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Atlanta 911 operations transitioning back into primary facilities after water leak, mayor says

Atlanta Police said a water leak caused the problem on Sunday night.

ATLANTA — Atlanta's 911 operations are moving back into their main facilities after they were forced to make adjustments due to a water leak at the Public Safety Center Sunday night. 

The water leak also impacted calls to Atlanta 311. Mayor Keisha Lance Bottoms thanked the city for its patience in a tweet Monday evening. 

"911 remains operational and is currently transitioning back into their primary facilities," Bottoms said. "311 is fully up and running."

Bottoms alerted residents of delays in a tweet Monday morning, explaining that they "we're experiencing issues" with the 911 and 311 services, and "crews have been working all night to get these services restored."

"While we are experiencing delays, 911 is working," the mayor said. "If it's an emergency, please do NOT hang up, as that only delays response."

In an afternoon update, Timothy Peek, a chief deputy for APD, explained the issues further. 

On Sunday night, Atlanta Police said a water leak at the call center caused the problem. Peek said the water got to many of the electrical circuits in the building where they are housed. 

"As a result of those electrical circuits, we were forced to start shutting down some of the operations based on the normal power source for the building," he explained. "Backup generators kicked in, but then they experienced some errors."

They then moved to a different facility to keep the 911 calls going.

"We have shifted operations to our backup center and remain able to receive and dispatch 911 calls," a statement said. "We have contingencies in place to ensure we maintain emergency services, even while experiencing issues like this."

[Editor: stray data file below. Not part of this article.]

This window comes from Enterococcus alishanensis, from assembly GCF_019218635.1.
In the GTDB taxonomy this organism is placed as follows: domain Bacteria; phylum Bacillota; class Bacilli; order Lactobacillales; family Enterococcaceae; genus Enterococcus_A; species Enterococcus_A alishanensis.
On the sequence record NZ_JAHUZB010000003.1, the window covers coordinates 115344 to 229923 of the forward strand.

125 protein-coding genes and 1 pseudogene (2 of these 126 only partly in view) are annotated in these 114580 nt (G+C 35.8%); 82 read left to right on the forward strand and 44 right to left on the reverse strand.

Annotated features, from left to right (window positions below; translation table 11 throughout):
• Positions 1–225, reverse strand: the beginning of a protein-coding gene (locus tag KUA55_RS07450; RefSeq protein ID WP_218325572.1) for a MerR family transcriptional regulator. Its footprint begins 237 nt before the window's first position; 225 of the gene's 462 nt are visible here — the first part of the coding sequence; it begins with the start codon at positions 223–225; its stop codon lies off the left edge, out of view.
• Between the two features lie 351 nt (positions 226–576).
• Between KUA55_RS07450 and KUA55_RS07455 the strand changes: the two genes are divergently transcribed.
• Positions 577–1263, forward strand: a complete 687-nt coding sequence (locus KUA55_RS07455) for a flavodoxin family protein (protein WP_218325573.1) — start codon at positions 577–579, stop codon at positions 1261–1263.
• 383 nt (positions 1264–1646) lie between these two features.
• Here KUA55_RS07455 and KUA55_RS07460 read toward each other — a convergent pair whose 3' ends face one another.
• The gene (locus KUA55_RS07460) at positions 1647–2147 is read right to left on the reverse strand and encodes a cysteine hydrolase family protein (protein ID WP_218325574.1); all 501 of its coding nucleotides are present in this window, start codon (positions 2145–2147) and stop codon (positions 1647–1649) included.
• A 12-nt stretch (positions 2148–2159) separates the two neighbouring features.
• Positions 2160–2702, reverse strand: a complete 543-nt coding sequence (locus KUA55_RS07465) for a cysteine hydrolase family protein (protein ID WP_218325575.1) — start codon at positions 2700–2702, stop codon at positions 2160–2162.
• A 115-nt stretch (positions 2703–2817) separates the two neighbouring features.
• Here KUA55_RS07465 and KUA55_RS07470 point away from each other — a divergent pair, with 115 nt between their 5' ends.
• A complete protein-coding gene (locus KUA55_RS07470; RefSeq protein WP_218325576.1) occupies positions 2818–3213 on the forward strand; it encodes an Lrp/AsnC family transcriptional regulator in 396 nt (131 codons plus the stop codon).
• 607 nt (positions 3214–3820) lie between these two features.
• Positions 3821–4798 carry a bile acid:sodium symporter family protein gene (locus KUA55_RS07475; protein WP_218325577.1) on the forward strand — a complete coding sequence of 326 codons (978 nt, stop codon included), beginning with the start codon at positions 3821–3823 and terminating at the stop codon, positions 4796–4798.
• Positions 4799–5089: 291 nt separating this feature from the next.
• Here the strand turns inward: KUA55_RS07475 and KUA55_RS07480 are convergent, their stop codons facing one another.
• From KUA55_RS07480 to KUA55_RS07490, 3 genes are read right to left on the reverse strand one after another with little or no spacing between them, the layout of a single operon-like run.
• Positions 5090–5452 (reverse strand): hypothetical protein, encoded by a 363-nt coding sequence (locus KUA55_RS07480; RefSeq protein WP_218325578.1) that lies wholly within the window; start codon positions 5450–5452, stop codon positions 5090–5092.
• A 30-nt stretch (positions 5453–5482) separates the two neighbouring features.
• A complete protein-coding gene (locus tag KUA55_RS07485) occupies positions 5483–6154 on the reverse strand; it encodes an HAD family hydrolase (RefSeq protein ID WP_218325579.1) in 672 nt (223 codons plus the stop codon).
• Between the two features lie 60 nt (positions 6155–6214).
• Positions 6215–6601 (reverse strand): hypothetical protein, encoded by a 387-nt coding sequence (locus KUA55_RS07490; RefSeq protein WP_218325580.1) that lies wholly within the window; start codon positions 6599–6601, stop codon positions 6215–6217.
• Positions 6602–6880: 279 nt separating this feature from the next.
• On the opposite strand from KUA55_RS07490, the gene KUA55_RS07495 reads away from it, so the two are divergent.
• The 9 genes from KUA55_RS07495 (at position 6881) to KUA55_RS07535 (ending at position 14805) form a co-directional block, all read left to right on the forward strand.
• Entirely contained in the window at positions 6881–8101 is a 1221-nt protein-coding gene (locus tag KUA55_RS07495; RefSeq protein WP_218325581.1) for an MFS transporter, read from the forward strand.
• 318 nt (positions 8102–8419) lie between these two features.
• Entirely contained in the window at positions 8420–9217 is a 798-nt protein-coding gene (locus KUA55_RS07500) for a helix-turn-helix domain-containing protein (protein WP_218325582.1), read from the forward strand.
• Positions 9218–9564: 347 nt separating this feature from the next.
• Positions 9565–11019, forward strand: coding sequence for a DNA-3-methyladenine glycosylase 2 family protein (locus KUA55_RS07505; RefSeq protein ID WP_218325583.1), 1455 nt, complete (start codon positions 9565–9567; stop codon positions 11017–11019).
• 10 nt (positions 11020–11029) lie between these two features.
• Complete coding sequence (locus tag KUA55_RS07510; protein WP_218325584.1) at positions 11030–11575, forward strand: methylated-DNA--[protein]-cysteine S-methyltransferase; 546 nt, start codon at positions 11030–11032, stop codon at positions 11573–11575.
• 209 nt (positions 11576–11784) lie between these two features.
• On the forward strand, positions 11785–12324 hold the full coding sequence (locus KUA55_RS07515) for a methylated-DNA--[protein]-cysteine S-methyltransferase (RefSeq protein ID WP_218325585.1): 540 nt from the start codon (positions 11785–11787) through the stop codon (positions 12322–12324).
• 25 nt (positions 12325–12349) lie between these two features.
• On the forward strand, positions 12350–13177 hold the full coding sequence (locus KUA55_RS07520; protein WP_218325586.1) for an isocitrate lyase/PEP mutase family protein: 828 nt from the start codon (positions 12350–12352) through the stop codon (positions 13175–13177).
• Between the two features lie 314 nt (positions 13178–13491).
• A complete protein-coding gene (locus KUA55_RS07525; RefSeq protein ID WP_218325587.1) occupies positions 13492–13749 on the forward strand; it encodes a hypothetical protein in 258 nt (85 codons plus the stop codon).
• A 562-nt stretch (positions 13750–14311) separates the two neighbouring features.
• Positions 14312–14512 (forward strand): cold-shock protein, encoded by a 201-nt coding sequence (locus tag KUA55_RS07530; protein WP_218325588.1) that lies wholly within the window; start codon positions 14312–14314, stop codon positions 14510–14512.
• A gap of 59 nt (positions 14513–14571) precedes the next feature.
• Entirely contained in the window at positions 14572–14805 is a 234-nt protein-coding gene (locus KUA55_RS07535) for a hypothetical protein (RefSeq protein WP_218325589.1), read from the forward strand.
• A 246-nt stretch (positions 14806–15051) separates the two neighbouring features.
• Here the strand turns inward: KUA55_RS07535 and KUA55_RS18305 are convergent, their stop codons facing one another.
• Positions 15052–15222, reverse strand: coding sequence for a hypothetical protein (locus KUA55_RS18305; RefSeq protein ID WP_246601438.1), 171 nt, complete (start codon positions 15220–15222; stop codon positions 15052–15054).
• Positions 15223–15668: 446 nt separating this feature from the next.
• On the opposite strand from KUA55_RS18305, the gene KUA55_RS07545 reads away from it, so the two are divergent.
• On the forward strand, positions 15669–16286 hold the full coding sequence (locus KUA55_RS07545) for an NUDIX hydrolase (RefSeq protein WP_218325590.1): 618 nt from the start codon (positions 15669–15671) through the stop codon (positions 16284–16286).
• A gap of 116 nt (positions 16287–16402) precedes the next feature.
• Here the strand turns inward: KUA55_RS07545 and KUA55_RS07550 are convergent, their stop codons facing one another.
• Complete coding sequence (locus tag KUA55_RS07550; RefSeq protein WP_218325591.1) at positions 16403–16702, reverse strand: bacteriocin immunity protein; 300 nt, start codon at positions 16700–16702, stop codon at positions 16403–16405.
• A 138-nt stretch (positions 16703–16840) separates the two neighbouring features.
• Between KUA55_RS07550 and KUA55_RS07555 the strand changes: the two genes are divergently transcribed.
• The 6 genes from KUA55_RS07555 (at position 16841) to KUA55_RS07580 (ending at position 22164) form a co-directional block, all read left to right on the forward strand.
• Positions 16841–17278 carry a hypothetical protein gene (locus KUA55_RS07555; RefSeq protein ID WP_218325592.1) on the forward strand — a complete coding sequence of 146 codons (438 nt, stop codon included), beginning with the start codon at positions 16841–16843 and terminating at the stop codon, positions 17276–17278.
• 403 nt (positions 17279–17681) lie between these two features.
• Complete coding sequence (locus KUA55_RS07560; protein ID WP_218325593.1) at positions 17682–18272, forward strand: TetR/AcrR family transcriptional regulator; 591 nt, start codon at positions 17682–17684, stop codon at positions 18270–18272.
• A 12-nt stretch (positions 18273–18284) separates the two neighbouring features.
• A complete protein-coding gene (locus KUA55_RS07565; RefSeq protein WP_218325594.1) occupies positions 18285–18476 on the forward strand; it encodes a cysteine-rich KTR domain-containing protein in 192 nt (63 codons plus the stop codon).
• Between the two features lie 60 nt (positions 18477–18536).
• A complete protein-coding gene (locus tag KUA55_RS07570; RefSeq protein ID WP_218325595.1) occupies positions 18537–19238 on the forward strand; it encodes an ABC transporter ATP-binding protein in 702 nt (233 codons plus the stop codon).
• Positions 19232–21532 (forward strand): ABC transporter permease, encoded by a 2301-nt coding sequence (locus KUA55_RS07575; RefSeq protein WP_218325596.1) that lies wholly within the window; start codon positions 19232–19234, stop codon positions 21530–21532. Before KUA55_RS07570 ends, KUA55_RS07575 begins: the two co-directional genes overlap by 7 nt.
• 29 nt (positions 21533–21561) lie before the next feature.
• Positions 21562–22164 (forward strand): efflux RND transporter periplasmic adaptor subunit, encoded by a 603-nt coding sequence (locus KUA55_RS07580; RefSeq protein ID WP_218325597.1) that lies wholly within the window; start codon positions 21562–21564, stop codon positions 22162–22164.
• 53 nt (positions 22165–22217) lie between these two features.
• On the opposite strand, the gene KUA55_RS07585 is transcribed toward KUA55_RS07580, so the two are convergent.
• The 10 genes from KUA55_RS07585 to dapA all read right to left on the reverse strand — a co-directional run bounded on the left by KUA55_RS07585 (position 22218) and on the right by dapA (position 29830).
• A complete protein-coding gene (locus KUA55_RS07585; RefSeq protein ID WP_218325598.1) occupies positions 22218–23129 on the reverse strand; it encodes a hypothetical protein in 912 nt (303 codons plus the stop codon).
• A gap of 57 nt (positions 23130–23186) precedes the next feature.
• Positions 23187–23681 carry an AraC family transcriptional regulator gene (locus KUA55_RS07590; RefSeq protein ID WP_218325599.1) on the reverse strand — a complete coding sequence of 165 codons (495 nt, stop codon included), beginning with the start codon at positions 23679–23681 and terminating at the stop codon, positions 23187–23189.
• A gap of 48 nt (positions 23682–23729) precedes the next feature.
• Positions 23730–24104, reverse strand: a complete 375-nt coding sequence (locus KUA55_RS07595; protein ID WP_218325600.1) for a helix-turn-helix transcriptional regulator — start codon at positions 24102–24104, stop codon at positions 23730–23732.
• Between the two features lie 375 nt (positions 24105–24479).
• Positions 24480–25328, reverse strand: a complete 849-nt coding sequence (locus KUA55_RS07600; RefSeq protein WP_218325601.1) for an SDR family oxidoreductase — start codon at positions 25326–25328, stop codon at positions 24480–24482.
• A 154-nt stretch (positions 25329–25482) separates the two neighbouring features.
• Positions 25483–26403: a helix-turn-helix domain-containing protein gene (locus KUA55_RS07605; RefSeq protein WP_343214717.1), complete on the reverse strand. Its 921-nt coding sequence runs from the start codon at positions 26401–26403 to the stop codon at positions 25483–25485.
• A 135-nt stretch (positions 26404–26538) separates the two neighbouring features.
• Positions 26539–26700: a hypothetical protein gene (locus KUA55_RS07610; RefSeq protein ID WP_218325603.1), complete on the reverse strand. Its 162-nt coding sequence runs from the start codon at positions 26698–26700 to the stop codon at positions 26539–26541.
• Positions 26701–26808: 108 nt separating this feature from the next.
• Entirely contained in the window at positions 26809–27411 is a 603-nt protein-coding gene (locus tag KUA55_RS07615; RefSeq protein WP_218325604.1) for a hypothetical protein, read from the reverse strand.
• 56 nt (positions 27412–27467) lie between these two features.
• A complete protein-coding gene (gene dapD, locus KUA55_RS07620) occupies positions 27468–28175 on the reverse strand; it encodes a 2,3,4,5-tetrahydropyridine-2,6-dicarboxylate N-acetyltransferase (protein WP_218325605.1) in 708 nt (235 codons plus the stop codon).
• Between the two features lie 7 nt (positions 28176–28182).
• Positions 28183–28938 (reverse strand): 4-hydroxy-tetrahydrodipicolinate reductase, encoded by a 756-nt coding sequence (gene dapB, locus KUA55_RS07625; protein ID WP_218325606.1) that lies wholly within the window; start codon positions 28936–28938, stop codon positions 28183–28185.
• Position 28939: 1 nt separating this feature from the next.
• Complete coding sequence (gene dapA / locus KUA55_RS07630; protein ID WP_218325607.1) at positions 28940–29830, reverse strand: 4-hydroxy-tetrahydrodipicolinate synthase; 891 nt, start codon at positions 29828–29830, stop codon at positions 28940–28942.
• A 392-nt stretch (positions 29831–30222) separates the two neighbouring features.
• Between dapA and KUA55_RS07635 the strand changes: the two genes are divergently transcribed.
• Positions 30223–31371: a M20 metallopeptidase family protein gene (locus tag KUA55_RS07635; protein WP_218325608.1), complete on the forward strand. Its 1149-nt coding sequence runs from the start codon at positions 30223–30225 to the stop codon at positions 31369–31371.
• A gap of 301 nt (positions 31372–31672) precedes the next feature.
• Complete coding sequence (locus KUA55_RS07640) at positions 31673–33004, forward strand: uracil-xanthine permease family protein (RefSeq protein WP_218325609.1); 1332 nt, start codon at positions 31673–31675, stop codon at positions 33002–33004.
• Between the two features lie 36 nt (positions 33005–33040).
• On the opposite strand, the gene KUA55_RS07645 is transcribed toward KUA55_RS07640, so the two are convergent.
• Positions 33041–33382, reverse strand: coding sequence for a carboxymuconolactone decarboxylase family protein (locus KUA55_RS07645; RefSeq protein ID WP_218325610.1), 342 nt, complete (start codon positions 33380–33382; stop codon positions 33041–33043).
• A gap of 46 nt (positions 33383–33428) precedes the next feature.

Similarly, Atlanta Fire Rescue said in a statement the situation would "not impact AFRD's response to emergencies throughout the City of Atlanta."

However, the city's 311 service tweeted that due to the technical difficulties it "will not be able to take your call at this time."

That was fixed by the afternoon.

“E911 is operational, we have never stopped receiving our 911 calls," Peek said. "At this point, Atlanta 311 is taking calls and will continue to monitor and update our customers throughout the day.”

Peek said the generators were up and running and they're working with contractors to determine the stability of the power so they can go back to normal operations. He said what they didn't want to happen was for people to dial 911 just to check and see if the line is working.

"We don't want you to do that because that puts additional resources on the system," he said.

Officers were still out in the field responding to calls.

In an update just before 6 p.m., the police department said the 911 communications center and Atlanta 311 was actively taking calls and dispatching emergency and non-emergency calls.

"Although it has been a challenging day at our public safety E911 communications center, our call takers and dispatchers have remained committed and are actively taking and dispatching emergency calls," APD said 

"The Atlanta Police Department also wants to thank Fulton County Emergency Communications for assisting us."